I am having a little challenge in my second period U.S. History class. Right now, we are studying the colonial period and are just getting into the beginning of the War for Independence against England. When studying this period, the subject of slavery and race relations in the colonies obviously needs to be discussed, and we definitely have done so.
What I am finding grating on my nerves as of late is a black female student in this class who takes me to task every time I use the term "black". The first time the subject of race in the colonies came up in class, I used the term "black", and the girl went into a tirade about how I need to use the term "African-American" instead. I stopped the lesson and addressed this misnomer. How can one use a geographical moniker to describe someone's race? I patiently explained to this student (and the rest of the class) that using the term "African-American" to describe black people is inaccurate because not everyone in Africa is black. Especially in north Africa, you will find millions of people who are quite light-skinned and Arab or Berber-looking. If someone from Morocco, Tunisia, Algeria, Libya, or Egypt moved to the United States and became an American citizen, is not he or she an African-American? And don't forget about the African whites who have lived in South Africa and Zimbabwe for about the last 300 years? Also, historically, it would be inaccurate to describe slaves in either the Colonies or later, the United States as African-Americans. The early slaves weren't African-Americans, they were Africans. The later slaves who were born in our country were not even considered to be Americans, even if their ancestors in America could be traced back to the early 1600s. See the Dred Scott decision (1857) for more on that. Freed slaves in the post-Civil War United States did not officially become citizens until 1868.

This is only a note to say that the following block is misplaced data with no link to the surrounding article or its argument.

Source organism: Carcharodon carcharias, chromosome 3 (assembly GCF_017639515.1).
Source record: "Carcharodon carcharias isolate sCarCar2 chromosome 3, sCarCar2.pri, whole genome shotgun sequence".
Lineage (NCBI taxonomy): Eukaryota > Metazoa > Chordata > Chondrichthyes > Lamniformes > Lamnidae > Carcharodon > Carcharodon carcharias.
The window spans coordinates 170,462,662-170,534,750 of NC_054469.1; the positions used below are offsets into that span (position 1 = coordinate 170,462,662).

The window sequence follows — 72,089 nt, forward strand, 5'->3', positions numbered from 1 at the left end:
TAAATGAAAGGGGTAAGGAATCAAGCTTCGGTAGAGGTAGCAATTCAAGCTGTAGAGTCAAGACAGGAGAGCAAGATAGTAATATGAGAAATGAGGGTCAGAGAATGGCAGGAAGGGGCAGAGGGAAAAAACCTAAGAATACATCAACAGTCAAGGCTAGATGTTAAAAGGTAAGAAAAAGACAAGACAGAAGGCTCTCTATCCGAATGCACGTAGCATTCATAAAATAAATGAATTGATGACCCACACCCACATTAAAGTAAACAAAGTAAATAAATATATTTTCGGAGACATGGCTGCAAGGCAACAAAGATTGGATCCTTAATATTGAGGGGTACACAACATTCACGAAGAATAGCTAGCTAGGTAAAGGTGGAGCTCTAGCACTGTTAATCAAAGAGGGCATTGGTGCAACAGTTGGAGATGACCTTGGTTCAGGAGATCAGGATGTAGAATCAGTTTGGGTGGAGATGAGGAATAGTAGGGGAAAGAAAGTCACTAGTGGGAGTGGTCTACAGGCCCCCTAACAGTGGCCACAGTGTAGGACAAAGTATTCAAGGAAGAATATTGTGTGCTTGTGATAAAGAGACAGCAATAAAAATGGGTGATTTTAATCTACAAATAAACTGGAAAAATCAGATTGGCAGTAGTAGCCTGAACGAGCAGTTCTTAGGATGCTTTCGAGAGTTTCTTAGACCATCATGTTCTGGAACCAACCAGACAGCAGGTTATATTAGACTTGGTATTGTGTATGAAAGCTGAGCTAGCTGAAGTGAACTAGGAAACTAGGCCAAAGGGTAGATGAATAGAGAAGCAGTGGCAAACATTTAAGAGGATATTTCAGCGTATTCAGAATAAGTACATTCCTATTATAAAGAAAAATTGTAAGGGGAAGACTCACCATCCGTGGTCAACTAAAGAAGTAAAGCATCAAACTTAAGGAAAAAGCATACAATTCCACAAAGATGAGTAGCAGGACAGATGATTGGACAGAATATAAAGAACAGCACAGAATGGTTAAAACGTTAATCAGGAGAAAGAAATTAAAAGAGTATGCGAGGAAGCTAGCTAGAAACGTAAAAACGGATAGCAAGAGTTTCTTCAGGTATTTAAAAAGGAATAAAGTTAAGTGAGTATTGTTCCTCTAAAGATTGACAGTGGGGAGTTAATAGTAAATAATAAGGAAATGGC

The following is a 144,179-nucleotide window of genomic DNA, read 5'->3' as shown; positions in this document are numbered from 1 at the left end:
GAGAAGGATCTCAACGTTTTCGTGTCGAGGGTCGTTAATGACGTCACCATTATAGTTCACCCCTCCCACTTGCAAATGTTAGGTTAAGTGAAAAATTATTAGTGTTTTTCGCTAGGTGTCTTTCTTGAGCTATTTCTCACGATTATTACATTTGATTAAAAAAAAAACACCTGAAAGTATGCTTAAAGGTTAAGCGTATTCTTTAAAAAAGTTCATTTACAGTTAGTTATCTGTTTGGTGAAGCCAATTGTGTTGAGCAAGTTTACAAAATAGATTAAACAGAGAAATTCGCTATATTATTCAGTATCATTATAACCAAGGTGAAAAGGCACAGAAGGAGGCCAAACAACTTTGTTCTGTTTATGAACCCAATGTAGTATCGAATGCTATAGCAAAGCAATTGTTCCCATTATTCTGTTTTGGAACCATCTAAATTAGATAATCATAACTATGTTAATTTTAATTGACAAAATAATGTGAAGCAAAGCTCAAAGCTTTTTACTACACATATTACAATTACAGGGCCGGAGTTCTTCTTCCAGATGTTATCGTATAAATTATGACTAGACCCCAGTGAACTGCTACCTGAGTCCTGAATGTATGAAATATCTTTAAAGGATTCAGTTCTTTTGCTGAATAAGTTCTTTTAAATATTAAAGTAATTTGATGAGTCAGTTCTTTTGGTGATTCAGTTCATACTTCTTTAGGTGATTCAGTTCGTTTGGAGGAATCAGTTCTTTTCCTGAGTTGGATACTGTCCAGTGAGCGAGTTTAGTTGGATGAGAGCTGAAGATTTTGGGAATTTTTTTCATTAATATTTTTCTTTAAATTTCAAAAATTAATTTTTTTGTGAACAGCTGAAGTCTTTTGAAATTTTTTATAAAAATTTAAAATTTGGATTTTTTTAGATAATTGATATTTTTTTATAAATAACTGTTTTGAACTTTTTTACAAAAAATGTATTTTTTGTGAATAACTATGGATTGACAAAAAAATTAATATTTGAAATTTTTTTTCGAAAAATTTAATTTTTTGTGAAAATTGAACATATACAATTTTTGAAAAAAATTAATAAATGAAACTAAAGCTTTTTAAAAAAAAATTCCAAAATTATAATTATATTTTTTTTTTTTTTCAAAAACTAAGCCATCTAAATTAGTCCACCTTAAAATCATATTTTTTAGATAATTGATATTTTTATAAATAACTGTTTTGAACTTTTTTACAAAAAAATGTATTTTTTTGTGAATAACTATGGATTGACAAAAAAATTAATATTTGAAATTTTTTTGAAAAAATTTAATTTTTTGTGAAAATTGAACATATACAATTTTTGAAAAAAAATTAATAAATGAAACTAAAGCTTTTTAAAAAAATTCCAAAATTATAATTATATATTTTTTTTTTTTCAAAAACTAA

That was the only time I have visited this topic in-depth with my students. Ever since, every time I say "black" during my lessons, I can often hear this student mutter under her breath, "African-American".
I know I am probably being a bit overly technical here, but this African-American business really bothers me. When referring to my race, I have never described myself as a European-American. I am white. And come to think of it, this student has never complained to me about my use of the terms "whites" or "white people"; only when I use the terms "blacks" or "black people". Does this give us a little window into her own little personal cache of racism? Whatever happened to "Black is beautiful"? I guess she is too young to have heard that old standard.
After writing this and organizing the thoughts swimming around in my head, I believe I have figured out a way to solve this dilemma: I will stick with the science. Scientists only recognize three different types of races in the world - Caucasoid, Mongloid, and Negroid. I wonder if my student would prefer "Negroid" to "black"? She better make a decision, because I will not use the term "African-American" in reference to the black race, just to appease this student's delicate sensitivities.
By the way, if you are having a conniption about my title for this post, then you need to watch South Park more often!
Good Day to You, Sir